Months ago, I read this article on self-care, then I immersed myself in a huge costume project that self care came so far down the list I was down right mean to myself. I focused on finishing, DH(darling husband) made sure I ate and sewed for me when others decided the project was too big and went on with living their lives. The project is finished the applause is over and I am shining the light back on self-care. One of the most consistent symptom of abuse is self neglect and self abuse. Basically survivors carry on where abusers left off. Seriously messed up. Early on, my counselor talked to me about firing my mean boss. Of course that mean boss was me. My sister, Judy wrote about the same 25 self care issues on her blog. I believe it is important to have multiple perspectives on the same subject. This serves two purposes, a reader may not get how I am saying things but with multiple perspectives gives them a better chance at understanding. The other purpose is I ponder over my perspective and consider different possibilities.
3. Forgiving myself….I find it much too easy to forgive others and yet I struggle to show myself the same compassion and understanding. I find myself berating myself over and over for even small things that I would overlook or forgive easily in others. It seems I’ve taken on punishing myself from where my childhood abusers left off.
I believe in forgiveness is an essential element of the atonement of Christ. A strength in the gospel. I also learned from my counselor that how I was raised and taught about forgiveness, especially forgiving myself was severely distorted. While in counseling I started working on a 3 inch binder that I filled with articles, blogs, and my own writing on forgiveness. It is a volatile subject for many abuse survivors since abusers want a get out of jail free card. They want to be let ‘off-the-hook’ of being responsible for their behavior. They want to go on their merry way with no accountability. I was angry. Hurt that they thought so little of me that their expectation was ‘of course I should put up with their abusive behavior without whining and complaint.’ I wanted to lash back. I did. It was disastrous. All my study about forgiveness taught me several things. I am not accountable for my abusers. I do not have to have a relationship with them. The vital thing I learned from my counselor, forgiveness does not mean reconciliation.
I am going to repeat that – Forgiveness IS NOT reconciliation.
This was a major shift in my thinking. I found it in more than one location both online, in scriptures, and other studies. I felt thrown for a loop. Wow. Just WOW. My counselor told me early in my work that he planned to tear out my entire foundation built in childhood and help me replace it with healthier concepts. This was a big one. I found it interesting that we talked about this so often until I realized that for me to accept myself I needed to forgive my child self for not protecting myself. Not being able to combat the adults in my life. Forgive myself for being afraid and doing what the adults in my life told me to do, even when I knew in my heart what I was doing was wrong. It took a well trained counselor to guide me through the distorted thinking imprinted on my mind that bad things happened because I was a bad girl. The concept that I was not a bad girl but a little girl in a weird unreasonable situation took many sessions of talking. But I did remember things I did wrong and I was awesome at beating myself up over each and every mistake. I was brutal on my self condemnation. I was not loving or kind to myself. The whole concept that I did not deserve what happened to me hinged on forgiving my 9 year old self for not standing up to adults twice my size. I needed for myself preservation to lay my mistakes, sins, and inadequacies at the feet of the Savior. These burdens were not mine to carry. Yes, I believe in trying to correct mistakes I make. I believe that if I do something wrong I am accountable for repenting but I did not understand that I could not carry the accusations, blaming, shaming poured on me by my abusers. Those were not mine to carry or correct. I was a child that the adults in my life expected me to solve their problems. I failed because it was not mine to do. I let go of those.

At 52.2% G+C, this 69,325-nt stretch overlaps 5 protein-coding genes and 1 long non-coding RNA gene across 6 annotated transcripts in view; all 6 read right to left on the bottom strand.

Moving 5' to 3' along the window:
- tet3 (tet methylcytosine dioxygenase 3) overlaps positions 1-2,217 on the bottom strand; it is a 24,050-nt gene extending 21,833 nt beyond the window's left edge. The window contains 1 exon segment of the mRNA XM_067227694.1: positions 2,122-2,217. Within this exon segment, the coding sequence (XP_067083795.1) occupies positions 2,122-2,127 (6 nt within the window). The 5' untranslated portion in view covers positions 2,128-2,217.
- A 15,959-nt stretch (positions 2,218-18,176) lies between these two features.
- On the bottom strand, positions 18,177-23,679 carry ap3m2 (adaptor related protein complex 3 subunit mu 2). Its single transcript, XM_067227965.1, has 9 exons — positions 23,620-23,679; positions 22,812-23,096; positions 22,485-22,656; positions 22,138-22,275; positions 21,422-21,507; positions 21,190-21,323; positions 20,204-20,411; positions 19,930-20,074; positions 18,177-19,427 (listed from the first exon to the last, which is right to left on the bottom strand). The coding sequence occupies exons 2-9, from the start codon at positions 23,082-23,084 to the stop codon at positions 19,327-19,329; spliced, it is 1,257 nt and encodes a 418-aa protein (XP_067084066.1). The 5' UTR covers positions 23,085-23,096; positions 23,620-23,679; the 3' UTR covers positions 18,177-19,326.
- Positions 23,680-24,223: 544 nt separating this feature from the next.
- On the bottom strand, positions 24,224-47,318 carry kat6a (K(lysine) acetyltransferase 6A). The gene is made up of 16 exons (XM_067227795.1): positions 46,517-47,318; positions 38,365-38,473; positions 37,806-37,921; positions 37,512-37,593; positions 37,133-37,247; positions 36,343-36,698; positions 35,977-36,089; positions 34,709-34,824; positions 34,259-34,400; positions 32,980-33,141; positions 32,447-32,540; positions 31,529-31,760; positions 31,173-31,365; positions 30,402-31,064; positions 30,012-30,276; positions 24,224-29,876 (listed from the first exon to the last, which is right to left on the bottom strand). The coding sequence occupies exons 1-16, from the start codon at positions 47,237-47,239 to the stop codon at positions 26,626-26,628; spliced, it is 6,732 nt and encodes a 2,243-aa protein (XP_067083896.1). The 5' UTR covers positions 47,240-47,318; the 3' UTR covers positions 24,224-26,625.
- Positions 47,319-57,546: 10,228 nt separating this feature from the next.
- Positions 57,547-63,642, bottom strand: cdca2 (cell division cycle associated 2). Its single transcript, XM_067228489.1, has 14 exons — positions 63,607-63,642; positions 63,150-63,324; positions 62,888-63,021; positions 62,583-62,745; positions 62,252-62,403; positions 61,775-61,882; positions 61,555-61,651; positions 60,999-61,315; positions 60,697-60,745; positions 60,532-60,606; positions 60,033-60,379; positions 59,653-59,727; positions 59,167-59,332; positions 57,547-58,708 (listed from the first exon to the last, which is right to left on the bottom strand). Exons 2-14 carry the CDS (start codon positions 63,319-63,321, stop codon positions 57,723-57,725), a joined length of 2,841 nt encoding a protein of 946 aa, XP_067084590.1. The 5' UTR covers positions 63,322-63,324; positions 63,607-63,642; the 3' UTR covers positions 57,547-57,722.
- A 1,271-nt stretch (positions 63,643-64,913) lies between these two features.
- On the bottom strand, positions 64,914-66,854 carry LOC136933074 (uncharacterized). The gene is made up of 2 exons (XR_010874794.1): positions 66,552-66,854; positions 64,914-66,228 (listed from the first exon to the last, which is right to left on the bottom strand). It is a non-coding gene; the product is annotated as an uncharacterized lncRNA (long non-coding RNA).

Imagine for a moment that you are a backpacker carrying an unbearable load staggering forward with this pack of stuff. A stranger, my counselor, stops you and tells you to look in the back pack. There are rocks in your back pack. He looks it over asking, “Is it yours?” No. “Get rid of it” And you argue that you always carried that rock and what would you be without it? One rock after another was taken out of my back pack and I discovered I was carrying a lot of heavy rocks that were not my stuff to carry. Forgive myself for carrying those added loads and set them aside. Give the gift of forgiveness to myself. Stop punishing myself for things I did that I couldn’t fix. Forgive myself and set down the rocks. They were not my load to carry. I would like to say I am 100% forgiven and let all those burdens go but it wouldn’t be true. I realize this is a process that will extend a life time. I work hard on this. I deserve to be treated with the same kindness and love that I extend to others. The interesting thing for me that I didn’t expect is the more I forgive myself the easier it is to forgive others. I feel thankful for the teachings I learned about the power of forgiveness and the atonement of Jesus Christ.